Amid Rising Global Uncertainties, New Directions for Human Development in Asia and the Pacific

The story of human development in Asia and the Pacific has been one of long-term progress, but also one of persistent disparity and widespread disruption.

The Asia-Pacific region has seen rapid poverty reduction, having lifted 1.5 billion people out of extreme poverty in a few generations.  Yet, millions continue to live precarious lives amid entrenched inequalities. And across countries in the region progress in human development has been uneven, with the pandemic and follow-on shocks creating major disruptions.     

The 2024 Asia-Pacific Human Development Report Making our Future: New Directions for Human Development in Asia and the Pacific, argues that unmet aspirations, heightened human insecurity, and a potentially more turbulent future create an urgent need for change.

The report paints a qualified picture of long-term progress, but also persistent disparity and widespread disruption, foreseeing a turbulent development landscape and urgently calling for new directions to boost human development.  

Download the Report and the Statistical Annex


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Converging risks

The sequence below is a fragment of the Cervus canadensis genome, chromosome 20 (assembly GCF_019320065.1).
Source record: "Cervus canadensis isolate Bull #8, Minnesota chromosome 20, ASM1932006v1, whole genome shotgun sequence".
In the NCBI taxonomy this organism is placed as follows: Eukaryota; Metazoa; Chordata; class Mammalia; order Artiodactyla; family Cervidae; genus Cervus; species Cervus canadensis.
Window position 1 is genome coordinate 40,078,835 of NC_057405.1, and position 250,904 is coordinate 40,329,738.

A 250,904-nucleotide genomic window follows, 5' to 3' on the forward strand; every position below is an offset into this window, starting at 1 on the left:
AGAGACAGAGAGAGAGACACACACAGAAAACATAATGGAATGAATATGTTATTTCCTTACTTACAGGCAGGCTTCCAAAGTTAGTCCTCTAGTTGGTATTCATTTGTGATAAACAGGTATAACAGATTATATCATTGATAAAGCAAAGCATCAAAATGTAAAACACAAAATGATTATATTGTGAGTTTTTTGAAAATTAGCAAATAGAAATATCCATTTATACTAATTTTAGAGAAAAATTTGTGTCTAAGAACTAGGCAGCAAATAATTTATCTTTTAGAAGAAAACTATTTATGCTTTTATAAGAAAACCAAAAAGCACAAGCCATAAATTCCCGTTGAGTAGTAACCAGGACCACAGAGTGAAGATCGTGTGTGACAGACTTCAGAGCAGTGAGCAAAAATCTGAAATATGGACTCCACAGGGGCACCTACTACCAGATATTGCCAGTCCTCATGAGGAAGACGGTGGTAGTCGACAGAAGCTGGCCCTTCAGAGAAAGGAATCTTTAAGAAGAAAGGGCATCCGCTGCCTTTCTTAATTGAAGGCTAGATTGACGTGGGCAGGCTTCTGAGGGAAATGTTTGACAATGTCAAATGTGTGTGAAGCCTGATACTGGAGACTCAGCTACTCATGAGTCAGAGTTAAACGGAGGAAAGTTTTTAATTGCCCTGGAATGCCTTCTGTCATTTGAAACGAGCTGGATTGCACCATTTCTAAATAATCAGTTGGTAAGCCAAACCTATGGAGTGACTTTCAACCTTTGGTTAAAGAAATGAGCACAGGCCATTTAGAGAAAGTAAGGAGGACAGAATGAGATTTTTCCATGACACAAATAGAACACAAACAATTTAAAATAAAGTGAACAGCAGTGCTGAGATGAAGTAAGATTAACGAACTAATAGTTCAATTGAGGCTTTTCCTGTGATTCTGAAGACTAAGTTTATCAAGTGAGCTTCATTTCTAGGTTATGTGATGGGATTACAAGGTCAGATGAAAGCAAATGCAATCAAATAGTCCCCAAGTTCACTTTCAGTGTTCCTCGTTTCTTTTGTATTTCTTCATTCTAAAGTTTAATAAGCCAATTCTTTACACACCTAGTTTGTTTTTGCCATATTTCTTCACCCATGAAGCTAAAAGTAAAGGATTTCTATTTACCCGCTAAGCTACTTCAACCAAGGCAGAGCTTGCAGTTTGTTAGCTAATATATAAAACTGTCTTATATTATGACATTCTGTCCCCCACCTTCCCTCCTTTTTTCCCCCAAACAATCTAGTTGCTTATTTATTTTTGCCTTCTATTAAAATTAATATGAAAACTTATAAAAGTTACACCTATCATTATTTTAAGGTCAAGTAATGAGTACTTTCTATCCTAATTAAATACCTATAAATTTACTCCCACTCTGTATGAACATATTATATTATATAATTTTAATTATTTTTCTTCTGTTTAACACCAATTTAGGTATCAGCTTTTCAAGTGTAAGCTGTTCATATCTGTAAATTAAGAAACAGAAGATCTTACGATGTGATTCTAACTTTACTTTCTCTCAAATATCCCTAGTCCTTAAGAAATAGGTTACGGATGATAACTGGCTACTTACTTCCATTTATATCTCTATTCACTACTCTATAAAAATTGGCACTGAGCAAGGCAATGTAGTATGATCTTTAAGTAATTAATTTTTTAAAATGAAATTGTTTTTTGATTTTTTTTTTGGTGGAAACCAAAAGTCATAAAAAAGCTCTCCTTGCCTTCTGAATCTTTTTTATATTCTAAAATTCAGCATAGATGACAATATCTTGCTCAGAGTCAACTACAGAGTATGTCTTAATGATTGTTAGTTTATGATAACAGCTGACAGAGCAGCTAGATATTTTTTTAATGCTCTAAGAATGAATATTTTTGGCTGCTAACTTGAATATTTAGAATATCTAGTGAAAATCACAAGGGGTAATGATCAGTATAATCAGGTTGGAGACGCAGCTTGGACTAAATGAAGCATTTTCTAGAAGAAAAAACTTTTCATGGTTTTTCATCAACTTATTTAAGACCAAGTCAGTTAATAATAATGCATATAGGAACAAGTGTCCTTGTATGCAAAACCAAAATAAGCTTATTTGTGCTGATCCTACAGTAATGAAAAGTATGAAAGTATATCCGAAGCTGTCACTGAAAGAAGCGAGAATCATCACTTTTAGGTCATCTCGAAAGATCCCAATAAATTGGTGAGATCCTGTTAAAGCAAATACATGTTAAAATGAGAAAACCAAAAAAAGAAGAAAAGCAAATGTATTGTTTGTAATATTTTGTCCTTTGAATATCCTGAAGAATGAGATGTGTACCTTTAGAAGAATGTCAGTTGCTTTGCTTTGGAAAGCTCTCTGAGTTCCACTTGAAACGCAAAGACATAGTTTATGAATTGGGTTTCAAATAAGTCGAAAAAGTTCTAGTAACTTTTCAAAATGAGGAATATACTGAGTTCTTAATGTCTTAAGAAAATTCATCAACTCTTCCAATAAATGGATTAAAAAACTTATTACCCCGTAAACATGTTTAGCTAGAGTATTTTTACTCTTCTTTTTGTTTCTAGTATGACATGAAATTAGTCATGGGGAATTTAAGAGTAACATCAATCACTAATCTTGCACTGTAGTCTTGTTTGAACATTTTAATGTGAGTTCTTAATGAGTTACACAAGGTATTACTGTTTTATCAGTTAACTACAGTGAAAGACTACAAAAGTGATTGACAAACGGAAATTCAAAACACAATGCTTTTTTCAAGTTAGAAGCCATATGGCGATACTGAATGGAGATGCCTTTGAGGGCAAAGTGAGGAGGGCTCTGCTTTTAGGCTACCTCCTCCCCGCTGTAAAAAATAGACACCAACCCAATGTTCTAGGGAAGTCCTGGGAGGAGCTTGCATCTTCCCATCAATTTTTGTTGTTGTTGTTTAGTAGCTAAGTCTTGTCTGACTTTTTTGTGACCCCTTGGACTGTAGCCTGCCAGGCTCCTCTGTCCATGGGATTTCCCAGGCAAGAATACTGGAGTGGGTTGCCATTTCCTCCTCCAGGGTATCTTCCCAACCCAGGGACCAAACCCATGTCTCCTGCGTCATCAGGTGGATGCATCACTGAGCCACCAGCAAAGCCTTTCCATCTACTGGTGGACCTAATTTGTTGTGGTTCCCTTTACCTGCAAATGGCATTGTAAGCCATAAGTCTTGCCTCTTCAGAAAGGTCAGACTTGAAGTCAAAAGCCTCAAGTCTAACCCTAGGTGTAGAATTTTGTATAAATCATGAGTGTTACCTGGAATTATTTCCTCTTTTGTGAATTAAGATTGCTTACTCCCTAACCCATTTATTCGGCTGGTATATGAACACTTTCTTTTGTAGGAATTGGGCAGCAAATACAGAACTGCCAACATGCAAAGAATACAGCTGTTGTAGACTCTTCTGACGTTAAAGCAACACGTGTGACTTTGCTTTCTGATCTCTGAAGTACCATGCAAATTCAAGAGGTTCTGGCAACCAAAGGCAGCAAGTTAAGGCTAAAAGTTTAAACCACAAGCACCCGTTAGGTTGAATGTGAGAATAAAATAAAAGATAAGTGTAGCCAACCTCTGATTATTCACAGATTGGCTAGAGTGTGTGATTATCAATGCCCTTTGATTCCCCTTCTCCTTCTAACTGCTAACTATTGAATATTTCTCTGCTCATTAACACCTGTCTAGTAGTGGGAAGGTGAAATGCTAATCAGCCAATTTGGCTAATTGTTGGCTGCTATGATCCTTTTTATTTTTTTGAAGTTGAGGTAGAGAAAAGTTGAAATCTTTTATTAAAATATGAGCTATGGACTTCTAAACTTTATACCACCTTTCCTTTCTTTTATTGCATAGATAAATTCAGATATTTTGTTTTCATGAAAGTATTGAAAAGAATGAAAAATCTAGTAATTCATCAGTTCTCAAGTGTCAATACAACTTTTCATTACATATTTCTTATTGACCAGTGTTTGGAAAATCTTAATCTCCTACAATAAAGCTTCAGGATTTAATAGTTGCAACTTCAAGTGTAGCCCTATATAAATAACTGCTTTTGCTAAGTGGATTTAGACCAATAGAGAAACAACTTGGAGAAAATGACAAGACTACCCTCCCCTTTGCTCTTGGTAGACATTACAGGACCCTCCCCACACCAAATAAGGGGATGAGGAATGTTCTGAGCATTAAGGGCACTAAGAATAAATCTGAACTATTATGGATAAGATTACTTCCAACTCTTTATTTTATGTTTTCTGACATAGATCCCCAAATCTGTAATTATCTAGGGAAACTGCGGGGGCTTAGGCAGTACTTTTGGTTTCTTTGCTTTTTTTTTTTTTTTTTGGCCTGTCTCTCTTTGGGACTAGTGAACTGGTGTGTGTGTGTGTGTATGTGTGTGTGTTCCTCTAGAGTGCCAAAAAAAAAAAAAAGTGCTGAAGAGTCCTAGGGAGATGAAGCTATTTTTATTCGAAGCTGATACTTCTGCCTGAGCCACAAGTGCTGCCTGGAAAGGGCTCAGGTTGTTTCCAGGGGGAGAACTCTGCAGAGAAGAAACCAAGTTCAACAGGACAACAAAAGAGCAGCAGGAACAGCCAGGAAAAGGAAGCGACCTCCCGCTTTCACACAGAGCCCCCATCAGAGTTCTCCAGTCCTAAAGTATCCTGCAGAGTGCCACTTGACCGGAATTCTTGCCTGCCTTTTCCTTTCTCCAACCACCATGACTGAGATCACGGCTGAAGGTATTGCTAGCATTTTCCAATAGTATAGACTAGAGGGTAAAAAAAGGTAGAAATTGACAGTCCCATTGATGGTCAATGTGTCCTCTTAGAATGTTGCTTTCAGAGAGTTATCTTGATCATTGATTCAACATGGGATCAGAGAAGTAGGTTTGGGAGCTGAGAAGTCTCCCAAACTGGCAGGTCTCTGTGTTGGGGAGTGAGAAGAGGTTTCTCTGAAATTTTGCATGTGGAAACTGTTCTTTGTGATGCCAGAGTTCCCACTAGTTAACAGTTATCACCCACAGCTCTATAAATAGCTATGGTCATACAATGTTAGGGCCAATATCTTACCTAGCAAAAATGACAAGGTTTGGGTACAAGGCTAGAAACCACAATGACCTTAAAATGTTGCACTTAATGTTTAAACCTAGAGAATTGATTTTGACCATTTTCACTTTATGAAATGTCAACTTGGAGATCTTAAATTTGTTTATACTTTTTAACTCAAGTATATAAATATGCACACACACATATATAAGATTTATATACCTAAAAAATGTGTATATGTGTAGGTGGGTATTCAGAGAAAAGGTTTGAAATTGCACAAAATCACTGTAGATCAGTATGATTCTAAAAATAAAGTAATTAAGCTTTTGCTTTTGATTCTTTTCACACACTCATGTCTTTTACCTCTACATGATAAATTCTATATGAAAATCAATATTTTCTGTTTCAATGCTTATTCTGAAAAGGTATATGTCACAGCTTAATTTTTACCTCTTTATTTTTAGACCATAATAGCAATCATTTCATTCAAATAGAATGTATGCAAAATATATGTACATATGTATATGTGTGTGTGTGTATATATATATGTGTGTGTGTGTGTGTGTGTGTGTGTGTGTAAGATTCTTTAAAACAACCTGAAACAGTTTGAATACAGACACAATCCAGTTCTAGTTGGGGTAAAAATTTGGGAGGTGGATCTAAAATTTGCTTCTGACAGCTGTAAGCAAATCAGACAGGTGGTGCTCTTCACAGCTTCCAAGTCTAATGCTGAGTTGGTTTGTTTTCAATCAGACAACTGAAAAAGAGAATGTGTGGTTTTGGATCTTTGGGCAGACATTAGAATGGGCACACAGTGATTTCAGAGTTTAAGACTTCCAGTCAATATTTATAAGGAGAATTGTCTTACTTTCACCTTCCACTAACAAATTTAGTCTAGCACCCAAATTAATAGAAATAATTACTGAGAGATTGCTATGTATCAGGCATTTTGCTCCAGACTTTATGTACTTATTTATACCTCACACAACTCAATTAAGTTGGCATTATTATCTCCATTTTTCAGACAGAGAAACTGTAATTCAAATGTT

To catch up on the human development backlog and confront the turbulent times that lie ahead, the region’s development strategies need to focus more on improving the lives of both current and future generations. Alarmingly, the region is not on track to achieve any of the SDGs by 2030, but by 2065.   

People face multiple existential threats to their security from climate change and pandemics. Furthermore, new patterns in globalization amidst intense demographic and technological change are challenging the established drivers of economic growth and job creation across the region. And there are mounting risks to the momentum of reform and implementation arising from the democratic backsliding, erosion of institutional integrity, and the growing polarization of public opinion through social media.